Working through the crisis in systematic way

Across our neighbourhoods, or (in this 21st Century, I might more accurately say) extended networks, all kinds of people are making all kinds of arrangements to support each other when we are ill, or isolated, or socially distancing.
At times like these, people will be getting on with getting on.
And where they can’t, they will be looking to the NHS or the council or their social landlord or the emergency services to do what is necessary.
Including reporting neighbours who thought it was fun to have a street party yesterday to the Police.

Now as an elected representative, I feel this urge to do something more; and that people might expect it of me.
But the reality is people need a structured, organised and (dare I say it) a properly financed set of services to assist.
So I won’t be putting out any special leaflets to say I can help as an individual. Cos the systems should provide and I expect that of them.
Part of this is cos I don’t want to confuse any organised systems and messages.
And part of this is cos I might be carrying the virus and not know it.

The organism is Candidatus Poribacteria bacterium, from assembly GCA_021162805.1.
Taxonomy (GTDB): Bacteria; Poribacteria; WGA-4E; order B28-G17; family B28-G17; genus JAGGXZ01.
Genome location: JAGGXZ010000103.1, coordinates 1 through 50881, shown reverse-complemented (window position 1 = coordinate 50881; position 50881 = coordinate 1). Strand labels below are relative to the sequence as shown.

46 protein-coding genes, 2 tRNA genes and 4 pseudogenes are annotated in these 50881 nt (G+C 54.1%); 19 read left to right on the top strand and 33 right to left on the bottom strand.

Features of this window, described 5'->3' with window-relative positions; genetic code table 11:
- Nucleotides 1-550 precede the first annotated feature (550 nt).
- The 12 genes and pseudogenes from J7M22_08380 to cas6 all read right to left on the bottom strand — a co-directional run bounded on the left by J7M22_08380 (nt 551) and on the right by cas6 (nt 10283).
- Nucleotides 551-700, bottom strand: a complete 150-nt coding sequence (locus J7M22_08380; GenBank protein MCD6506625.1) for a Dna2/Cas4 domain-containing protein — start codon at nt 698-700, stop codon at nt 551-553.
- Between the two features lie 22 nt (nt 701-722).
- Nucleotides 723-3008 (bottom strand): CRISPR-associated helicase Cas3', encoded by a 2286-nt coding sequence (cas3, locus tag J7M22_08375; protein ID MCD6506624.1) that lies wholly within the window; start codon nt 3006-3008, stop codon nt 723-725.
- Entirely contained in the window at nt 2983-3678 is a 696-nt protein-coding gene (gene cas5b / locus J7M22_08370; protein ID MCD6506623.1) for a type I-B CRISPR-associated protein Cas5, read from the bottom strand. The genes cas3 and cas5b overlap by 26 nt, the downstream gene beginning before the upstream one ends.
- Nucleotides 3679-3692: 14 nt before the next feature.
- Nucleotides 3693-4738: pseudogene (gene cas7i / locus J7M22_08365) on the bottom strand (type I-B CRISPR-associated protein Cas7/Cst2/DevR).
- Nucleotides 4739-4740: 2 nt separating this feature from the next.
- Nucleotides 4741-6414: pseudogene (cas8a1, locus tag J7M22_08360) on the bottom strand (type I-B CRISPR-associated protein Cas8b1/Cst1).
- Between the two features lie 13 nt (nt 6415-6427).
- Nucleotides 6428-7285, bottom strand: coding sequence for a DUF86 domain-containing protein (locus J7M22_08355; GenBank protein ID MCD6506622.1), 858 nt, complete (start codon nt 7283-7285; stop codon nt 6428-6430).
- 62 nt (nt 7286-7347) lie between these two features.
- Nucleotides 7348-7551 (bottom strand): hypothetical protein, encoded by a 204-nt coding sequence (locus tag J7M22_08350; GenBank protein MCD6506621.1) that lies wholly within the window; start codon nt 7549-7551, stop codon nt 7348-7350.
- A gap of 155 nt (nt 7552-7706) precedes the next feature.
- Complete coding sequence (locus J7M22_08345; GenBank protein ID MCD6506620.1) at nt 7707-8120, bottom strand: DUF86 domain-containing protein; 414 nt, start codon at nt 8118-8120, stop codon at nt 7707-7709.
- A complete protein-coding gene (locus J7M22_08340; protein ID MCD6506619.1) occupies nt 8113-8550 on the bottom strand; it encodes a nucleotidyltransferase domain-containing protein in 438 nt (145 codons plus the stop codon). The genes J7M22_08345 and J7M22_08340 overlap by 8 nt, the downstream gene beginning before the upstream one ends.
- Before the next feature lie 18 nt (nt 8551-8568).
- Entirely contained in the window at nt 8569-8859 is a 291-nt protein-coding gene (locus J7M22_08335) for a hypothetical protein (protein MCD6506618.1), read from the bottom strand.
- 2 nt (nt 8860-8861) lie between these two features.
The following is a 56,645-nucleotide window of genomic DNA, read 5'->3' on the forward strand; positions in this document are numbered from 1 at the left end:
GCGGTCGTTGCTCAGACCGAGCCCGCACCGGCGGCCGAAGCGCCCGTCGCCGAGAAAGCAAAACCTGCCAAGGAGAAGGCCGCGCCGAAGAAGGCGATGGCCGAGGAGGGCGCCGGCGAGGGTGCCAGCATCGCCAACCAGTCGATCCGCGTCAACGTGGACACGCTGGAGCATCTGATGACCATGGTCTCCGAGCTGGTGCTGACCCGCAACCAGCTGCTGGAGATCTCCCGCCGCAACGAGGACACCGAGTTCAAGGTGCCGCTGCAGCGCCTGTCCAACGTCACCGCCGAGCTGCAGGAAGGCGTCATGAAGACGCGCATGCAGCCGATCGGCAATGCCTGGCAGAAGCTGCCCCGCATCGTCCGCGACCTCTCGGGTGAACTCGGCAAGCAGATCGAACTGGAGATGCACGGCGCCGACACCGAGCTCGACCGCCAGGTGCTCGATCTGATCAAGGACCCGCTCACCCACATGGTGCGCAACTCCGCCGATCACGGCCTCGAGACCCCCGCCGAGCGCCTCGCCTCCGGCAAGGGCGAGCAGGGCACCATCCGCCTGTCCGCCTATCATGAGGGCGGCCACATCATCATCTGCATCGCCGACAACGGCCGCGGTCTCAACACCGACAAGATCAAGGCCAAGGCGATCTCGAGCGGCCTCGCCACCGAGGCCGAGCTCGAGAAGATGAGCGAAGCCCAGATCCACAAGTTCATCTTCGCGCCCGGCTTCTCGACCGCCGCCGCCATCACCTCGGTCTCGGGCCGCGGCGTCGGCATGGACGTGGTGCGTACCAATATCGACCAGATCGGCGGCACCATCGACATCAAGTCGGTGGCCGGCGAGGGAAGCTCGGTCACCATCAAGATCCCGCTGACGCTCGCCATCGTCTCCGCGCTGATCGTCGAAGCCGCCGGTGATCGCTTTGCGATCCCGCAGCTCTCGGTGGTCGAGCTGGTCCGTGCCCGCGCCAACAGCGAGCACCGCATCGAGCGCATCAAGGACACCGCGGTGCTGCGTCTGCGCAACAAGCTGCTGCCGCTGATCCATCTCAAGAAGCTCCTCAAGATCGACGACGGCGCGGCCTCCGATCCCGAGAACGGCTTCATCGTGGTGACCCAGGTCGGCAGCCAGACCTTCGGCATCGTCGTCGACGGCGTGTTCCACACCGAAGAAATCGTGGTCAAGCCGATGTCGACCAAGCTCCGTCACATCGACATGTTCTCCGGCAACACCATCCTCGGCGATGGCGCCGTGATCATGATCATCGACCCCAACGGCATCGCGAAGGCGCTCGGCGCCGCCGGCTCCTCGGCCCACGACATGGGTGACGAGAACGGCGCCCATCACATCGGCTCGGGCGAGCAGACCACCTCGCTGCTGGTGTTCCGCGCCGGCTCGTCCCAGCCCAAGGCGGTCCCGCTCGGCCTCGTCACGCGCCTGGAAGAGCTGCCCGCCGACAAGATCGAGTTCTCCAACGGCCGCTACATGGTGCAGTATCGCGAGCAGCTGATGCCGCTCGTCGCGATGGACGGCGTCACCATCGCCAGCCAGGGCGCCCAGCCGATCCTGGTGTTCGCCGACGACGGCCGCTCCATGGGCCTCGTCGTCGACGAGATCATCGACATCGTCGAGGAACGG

What I can, should and do do is report failings in the systems set up to help.
I am going to expect that people know that I do that already.
Cos this ain’t the time to be trying to fix, or even make, reputations.

Meanwhile, my main political criticisms are –
1. if we are “at war”, all available capacity should be mobilised for a purpose through our public services; people no longer selling holidays, or serving in shops or on public transport, could be commissioned to help the public services; and others could be mobilised to keep their immediate neighbourhood looking neat (not litter or waste, obviously, but grass cutting and weeding);
2. councils should be told publicly that they are to receive finance to provide more capacity;
3. the economic packages should be emphasising funding people and consumer demand rather than financing businesses.

Personal statements of poor practice, publicly made, need following up

‘In the National Health Service, everything is written in different languages – how much is that costing?
‘How much is it costing for the interpreters?
I was in hospital last week, the interpreter never turned up for the people who couldn’t speak English.
“She was paid, they all had to go on and all the radiologists stood around. What sort of country is allowing this?’

Just what to do if a public allegation about poor public service is made, using personal testimony?
Cos to doubt it its to infer the complainant is lying.
Just our bad luck I suppose that the witness making a statement on BBC Question Time happened to be a “Free Tommy Robinson” campaigner.